On a fine afternoon, we decided to do as the Romans do and visit Borghese Gardens. Located just above Piazzo del Popolo, the gardens provide an excellent viewpoint to look out across the city. We bought a couple bottles of Birra Moretti at a street cart and sat among the flowering trees to people watch. Busts of long dead heroes and political figures lined the shaded walkways as rollerbladers glided by. We felt like quite the locals as we wandered the paths, smiling and nodding to the sharply dressed couples we passed.

Wherever I travel, I always try to get in a cooking class. LivItaly offers a class with “Nonna Lina,” but don’t call her Nonna to her face! Lina, a vibrant woman with passion for life spilling from her like a light, hosts a truly authentic Italian kitchen experience. So authentic, in fact, that each of her three sons called to say hello during the session held in her beautiful outdoor kitchen. Using only the freshest organic ingredients, we covered all the basics of a full Italian meal: cheese and meat, appertivo, pasta course, meat course, and dessert. Wine flowed freely while we made pasta from scratch and sprinkled parsley over sizzling strachetti. We discussed the joys of cooking and how it is a lot like love: for when one shares food, everyone is the richer for it. “Some people buy expensive handbags, but I wanted this,” she said, gesturing above us to her gazebo surrounded by fruit trees and flowering vines. Here is a woman who understands life, I mused, as I sipped her homemade limoncello.

A day trip to the countryside began with a visit to a city that is dying: Civita di Bagnoregio. Slowly crumbling into the valley over the centuries, it now looks like something straight out of a fairytale. Sad and yet romantic in its doom, the stone walls holding up doors to nowhere create an unreal scene. Dainty footed cats with smug expressions lounge along the middle of the cobblestoned walkway. Only fifteen people still live on this island in a valley, though it remains a lovely place to grab a glass of wine.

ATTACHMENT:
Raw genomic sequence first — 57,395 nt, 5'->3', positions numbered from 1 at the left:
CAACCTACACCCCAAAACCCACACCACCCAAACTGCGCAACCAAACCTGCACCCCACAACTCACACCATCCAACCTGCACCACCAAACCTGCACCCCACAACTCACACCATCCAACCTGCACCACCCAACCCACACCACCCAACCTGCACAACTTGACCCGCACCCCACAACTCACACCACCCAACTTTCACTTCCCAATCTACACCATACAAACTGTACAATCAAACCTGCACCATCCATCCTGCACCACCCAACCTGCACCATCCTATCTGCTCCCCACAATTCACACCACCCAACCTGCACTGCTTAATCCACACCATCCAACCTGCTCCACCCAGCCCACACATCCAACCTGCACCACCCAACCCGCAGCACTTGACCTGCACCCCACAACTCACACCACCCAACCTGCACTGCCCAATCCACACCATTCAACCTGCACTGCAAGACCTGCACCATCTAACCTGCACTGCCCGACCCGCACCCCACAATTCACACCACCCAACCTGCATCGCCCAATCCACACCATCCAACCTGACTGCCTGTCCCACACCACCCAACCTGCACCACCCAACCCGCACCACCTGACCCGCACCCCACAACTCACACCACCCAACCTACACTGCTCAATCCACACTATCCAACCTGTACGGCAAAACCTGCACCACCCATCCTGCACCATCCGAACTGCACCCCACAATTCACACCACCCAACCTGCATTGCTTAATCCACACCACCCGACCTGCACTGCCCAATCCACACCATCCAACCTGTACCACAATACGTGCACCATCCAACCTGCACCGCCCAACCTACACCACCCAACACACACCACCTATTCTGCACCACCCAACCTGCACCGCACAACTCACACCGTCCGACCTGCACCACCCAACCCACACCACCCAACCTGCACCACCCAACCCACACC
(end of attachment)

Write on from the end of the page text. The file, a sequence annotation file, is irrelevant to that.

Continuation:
Orvieto is a medieval town in Umbria situated on a crest of a hill. Inside the town are fine shops, but the main attraction is the enormous cathedral, whose stripes and intricately embellished columns are mesmerizing in their complexity. In nearby Castel Giorgio is a yoga retreat like none other. The building of Locanda della Quercia Calante itself is old and solid, while the interior has been completely redesigned by the owner himself. Yogis from around the world teach here, bringing their classes along to soak up the positive energy of the grounds. Anyone can stay, or, with advance notice, stop by for an unforgettable meal. We were served a five course meal, where every ingredient was sourced within a few miles of the retreat, if not from right on site. The olive oil is from their own olive trees, the steak from the ranch down the street. Despite my full belly, I could still imagine how refreshing it would be to stay and practice yoga in such a tranquil place.

Just outside of Rome, in Selci Sabino, is La Vecchia Quercia, a small rustic bed & breakfast that serves food for the hungry soul. Plate after plate came to the table as the gracious hosts sought to make the experience perfect. The menu is vast and varied, offering up rare items such as pigeon and boar. Gazing upon the local bottle of wine, an old legend came to my mind of the Rape of Sabine, where Roman men abducted the women of a town to be their wives. I mentioned this to the table, and they nodded and said “yes, it was from here they took the women.” Despite my week in Italy, it still struck me to be on location of such a well known piece of history.

No trip is complete without souvenirs. Having feasted so mightily during our trip, it only made sense to stop at Eataly for edible momentos. If the high-end, fresh ingredients get to be too tempting, one may also stop and eat at one of the many restaurants scattered throughout the multi-storied building. I picked up flower salt, fresh gnocchi, sauces, beer and wine. In late November, Eataly is hosting the greatly anticipated Roma FOOD & WINE Festival. I will be quite sorry to miss it, but as if to ease my jealousy, Eataly recently announced an expansion to Los Angeles in 2017.

Rome opened its arms to us, as it does to all who visit, and urged us to take more, “Mangia! Mangia!” (“Eat! Eat!”). With great pleasure and a fine appetite, we did. We added our stories to the larger story of Rome, another layer upon a rich history.